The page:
You can't help notice a collection of vintage buses and tractors while driving through Westford. It's a portrait of Roland Pigeon's life, a self-made man businessman.
Roland is on a mission fixing a 93-year-old engine, the same age as him.
"The engine will probably be in better shape when I get done with it," said Roland.
Roland is a man who adapts, something that became a necessity at an early age when his family came to the states from Quebec.
"French was my first language, my first day of school I didn't know what they were saying to me. Not a word," said Roland.
But his days in the classroom were short lived.
"I didn't finish grade school, I got out of school in the 7th grade," said Roland.
His parents needed him to work on their small farm. Roland says he became a man that day, working for a living.
"I couldn't get a good job with a 7th grade education, so I made my own jobs," said Roland.
With hard work, he eventually bought multiple farms in the Westford area.
But Roland was also known for being the king of transportation, starting a bus service.
"The first yellow busses weren't that good," said Roland.
In fact some of the busses weren't busses at all. Roland had to be creative getting kids to school when the roads were too muddy.
"It happened all the time," said Roland.
Pigeon Bus Service transported kids in the area, including his hometown of Westford.
"I had a contract with the town for 50 years in a row," said Roland.
And the farmer never had all his eggs in one basket. He says, diversification was the key to making money. After a few decades of transporting kids, he expanded to chartered bus service.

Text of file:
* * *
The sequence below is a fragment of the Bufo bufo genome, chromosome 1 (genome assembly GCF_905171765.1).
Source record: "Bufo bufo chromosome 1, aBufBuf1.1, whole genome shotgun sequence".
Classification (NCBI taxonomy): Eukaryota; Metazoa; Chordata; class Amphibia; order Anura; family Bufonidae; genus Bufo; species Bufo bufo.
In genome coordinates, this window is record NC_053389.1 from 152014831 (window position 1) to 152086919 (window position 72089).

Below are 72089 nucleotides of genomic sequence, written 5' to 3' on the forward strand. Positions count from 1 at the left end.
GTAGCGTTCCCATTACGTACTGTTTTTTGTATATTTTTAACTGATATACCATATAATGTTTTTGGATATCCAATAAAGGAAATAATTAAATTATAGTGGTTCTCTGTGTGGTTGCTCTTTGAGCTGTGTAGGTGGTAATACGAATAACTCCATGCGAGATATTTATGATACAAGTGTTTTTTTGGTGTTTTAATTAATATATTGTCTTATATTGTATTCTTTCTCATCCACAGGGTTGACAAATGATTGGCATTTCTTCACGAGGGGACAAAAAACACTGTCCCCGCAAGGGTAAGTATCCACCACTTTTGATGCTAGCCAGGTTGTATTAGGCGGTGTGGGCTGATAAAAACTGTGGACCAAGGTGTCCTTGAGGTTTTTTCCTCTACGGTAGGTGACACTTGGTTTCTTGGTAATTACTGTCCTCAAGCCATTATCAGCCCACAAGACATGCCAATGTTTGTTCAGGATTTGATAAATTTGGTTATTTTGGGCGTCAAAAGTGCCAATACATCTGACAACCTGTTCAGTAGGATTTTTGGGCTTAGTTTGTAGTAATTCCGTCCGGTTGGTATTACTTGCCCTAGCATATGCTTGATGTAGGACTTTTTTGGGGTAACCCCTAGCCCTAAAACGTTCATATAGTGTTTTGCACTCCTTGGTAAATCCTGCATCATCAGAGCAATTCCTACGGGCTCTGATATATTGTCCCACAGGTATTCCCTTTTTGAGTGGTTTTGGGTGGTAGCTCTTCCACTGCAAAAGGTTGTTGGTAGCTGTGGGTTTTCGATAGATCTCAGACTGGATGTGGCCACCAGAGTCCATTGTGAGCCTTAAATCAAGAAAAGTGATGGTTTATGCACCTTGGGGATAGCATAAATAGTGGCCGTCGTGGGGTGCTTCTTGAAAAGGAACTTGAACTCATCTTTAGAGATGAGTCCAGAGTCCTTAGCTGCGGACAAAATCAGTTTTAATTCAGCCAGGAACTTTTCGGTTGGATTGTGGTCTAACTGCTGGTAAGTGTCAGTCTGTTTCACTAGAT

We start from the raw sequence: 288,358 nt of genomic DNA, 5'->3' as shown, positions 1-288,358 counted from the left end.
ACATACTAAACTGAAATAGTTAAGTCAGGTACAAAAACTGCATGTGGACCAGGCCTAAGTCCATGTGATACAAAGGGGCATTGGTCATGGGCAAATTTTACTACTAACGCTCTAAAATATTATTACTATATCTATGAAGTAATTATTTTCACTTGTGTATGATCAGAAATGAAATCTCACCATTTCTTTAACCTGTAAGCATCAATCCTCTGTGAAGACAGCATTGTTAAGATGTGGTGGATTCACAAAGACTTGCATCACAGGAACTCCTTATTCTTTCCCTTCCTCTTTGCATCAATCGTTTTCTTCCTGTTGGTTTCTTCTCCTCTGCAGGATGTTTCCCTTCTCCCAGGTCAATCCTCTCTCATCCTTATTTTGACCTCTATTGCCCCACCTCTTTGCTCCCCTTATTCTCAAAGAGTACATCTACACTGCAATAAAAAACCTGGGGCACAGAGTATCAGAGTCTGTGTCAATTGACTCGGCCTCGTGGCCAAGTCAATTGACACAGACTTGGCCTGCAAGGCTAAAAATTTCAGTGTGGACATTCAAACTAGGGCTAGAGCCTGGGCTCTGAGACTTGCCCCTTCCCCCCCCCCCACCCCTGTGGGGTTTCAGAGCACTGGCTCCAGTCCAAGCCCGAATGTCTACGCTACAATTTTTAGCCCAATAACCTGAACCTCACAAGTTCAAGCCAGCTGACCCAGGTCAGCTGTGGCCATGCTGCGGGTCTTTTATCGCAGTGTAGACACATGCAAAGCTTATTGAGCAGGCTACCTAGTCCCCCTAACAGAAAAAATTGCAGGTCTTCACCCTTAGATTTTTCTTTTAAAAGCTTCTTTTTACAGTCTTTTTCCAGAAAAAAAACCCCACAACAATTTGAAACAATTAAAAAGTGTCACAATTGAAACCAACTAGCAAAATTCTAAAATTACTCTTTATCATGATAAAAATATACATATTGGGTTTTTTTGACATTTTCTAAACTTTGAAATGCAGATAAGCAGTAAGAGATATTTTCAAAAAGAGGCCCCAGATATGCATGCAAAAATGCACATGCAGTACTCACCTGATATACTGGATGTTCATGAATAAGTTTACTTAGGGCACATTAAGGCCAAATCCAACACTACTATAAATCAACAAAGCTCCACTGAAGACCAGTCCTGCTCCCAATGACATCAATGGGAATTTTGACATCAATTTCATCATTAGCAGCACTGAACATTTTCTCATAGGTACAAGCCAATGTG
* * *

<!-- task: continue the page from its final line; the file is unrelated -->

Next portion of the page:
"It was busses leaving and busses coming," said Roland.
But eventually age put the brakes on Roland's career; his last drive was about a decade ago.
"I never got to be a millionaire at it," said Roland.
His mind never rests, but these busses have. It's a graveyard of memories and some are for sale.
"It would make an excellent hippie bus,' said Roland.
His day job was transportation, but his night job got the feet going.
"In my business I met a lot of girls," said Roland.
He played the banjo and fiddle sometimes twice a week. He even had his own band, Roland and the Happy Ramblers.
"He came down and asked me to dance," said Nettie Pigeon, Roland's wife.
Roland met Nettie at a dance.
"Yes, I think he made an impression on me," said Nettie.
The square dance was in Eden and it was paradise, they married shortly afterwards.
Nettie started playing too, strumming the base and keeping the band in time. The couple has been together for 65 years.
Roland likes to play "Up Jumps the Devil", a barn burner that got the folks on the floor.
Reporter Joe Carroll: You think you are pretty good?
Roland: I think I can get away with it!
He's a self-taught musician and in a way that describes Roland's life, a man with a drive to succeed.
Roland's family and friends have a big get together at the garage on July 4 and Roland will be playing the fiddle.
PO Box 4508